A GEV takes advantage of an aeronautical effect that allows it to lift off with an immense amount of weight, but limits its flight to 16 feet above the waves. Its altitude can never be greater than its wingspan.

    Think of a large seabird, like a pelican, cruising inches from the water and not needing to flap its wings.

    The only complete Ekranoplane now sits on the shores of the Caspian Sea.

    While there is talk of refitting the Lun-class and getting the GEV back in the fleet, it's now rusting away, and was spotted by aviation blogger Igor113 who posted these pictures to his blog.

    The Lun-class Ekranoplane was used by the Soviet Navy from 1987 to the late 1990s



    Nearly 243 feet long, almost as big as the Spruce Goose, the Lun is a ground effect aircraft that can only fly near the surface of the sea



    Eight turbofans producing 28,600 pounds of thrust apiece are mounted at the nose of the aircraft



    See the rest of the story at Business Insider

    Please follow Military & Defense on Twitter and Facebook.


    0 0

    Tent City provides shelter and a sense of community for homeless individuals living in a part of New Jersey where there are no homeless shelters. Before Reverend Steve Brigham started the encampment that has become known as Tent City there were many small camps in the woods around Lakewood, NJ, but they were poorly organized and none offered the security that Tent City.

    During a recent trip to Tent City, the camp was divided and the community that Reverend Steve has built seemed to be at risk of falling apart. In the video below, Reverend Steve explains how and why he started Tent City.

    Produced by Daniel Goodman and Robert Johnson

    Don't Miss:

    If You Thought 'Tent City' Was Bad Before, You Should See It Now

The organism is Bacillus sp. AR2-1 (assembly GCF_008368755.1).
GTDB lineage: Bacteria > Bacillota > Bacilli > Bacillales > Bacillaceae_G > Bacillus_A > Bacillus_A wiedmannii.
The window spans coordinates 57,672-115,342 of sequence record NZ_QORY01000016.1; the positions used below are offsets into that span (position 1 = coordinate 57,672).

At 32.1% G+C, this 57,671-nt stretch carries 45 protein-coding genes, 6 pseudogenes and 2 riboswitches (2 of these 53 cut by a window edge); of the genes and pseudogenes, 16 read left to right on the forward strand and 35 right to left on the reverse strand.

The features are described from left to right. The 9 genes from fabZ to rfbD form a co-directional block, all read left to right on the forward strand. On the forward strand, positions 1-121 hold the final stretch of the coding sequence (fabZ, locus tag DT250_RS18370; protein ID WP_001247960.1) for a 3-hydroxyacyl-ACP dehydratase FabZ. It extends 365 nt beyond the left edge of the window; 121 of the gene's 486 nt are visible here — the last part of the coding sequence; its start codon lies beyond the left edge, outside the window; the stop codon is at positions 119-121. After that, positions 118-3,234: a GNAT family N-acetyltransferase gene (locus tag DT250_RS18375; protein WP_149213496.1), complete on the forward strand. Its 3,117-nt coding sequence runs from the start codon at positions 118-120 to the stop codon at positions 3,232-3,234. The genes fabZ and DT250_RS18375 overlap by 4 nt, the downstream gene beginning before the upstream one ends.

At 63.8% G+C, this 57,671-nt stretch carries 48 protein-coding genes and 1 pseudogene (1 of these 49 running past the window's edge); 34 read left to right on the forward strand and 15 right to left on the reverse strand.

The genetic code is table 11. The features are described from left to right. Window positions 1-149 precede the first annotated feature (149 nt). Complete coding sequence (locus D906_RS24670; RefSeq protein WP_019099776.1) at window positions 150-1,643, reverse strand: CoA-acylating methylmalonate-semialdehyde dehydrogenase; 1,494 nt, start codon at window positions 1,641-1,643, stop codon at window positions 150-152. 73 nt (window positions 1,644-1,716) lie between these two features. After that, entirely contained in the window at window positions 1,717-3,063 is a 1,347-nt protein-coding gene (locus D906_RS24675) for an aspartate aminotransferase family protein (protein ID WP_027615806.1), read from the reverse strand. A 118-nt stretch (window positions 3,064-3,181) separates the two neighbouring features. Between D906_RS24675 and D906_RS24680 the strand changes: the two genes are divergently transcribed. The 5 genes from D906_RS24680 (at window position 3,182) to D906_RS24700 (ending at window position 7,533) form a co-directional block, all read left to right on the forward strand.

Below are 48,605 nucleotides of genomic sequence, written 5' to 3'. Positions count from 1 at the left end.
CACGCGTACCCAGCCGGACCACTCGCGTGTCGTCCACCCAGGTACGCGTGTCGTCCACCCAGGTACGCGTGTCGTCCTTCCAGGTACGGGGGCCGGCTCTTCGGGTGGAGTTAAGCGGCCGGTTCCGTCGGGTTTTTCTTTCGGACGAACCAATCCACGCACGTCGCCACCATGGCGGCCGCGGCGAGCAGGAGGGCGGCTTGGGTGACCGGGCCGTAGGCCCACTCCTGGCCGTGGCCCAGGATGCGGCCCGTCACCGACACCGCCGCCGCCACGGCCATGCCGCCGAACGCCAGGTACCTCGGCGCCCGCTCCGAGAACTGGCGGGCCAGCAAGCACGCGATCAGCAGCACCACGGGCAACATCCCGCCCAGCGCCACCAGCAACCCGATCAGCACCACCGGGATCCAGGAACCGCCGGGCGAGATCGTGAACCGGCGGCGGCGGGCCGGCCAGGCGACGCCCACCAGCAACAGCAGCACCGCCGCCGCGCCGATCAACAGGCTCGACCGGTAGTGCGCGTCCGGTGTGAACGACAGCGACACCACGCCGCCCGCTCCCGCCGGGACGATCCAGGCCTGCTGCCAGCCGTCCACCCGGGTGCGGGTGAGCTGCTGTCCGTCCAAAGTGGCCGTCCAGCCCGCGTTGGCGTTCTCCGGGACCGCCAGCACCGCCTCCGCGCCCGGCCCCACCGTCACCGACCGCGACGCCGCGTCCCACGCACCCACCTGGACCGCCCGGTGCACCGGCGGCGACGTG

How A Pro Eater Prepares For The Nathan's Hotdog Eating Contest

    Please follow Business Insider on Twitter and Facebook.

    Join the conversation about this story »


    0 0

    Terrorist Hiker

    With heightened scrutiny on Iran and every accusation a potential charge against the country should a military strike develop, this piece out of Bahrain is of interest.

    The Gulf Daily News reports an Iraq religious academy is training more than 1,500 Arabs in the use of combat weapons and fighting skills.

    Funded by an Iranian infusion of $1 million, the camp allegedly started training recruits late last week.

    From the Gulf Daily News:

    The training, which began yesterday at a camp about 5km away from a main road between Najaf and Karbala, is funded by Iran, our sister paper Akhbar Al Khaleej reports. Apart from members of Hawza Ilmiyya Najab, the religious academy, those being trained include citizens from Bahrain, Saudi Arabia, Syria and other Arab countries, the report adds.

    Their countries' national flags were flown over the main gate of the camp during the opening ceremony of the camp, it says. Mohmmed Redha Ali Al Sistani, son of Iranian religious scholar Ali Al Sistani; Iraqi Transport Minister Hadi Al Amiri; Higher Education and Scientific Research Minister and a senior member of Iraq Islamic Dawa Party Ali Al Adeeb; Iranian General Qasim Sulaimani and other members of the State of Law Coalition attended the ceremony. 

    Iranian terrorists have also been accused by India of an attack against an Israeli diplomat's wife in January.

    Please follow Military & Defense on Twitter and Facebook.

    Join the conversation about this story »


    0 0


    USS WaspI wrote a piece recently on the long list of developments in the waters off Iran.

    It's something I think most military writers, and readers, think about a lot lately and while I can only speak for myself, it's getting hard to make the situation real for my readers.

    After spending three days on the USS Wasp in May and catching a glimpse of the people aboard the ships that make up the U.S. fleet, I know what's behind the names of the ships we list when describing a naval buildup.

    The sailors that populate the ships assigned there and what their lives are like, is where America's understanding falters. The Persian Gulf and sweeping for mines, it's abstract and I want to go for the minesweeping exercises in September and make it real.

    The 11 day exercises will bring together 20 countries to practice a worst-case scenario that might find the Strait of Hormuz, where nearly 40 percent of the world's oil passes, blocked by underwater mines. Iran has threatened to close the strait in the past and could attempt to do so if the U.S. attacks Tehran's nuclear facilities.

    I'd love to go cover this firsthand. If you're in a position to help my naval embark request along its way and get me onto a Navy ship to cover the joint exercise, please let me know: rjohnson@businessinsider.com

     

    Now: Check out the USS Wasp >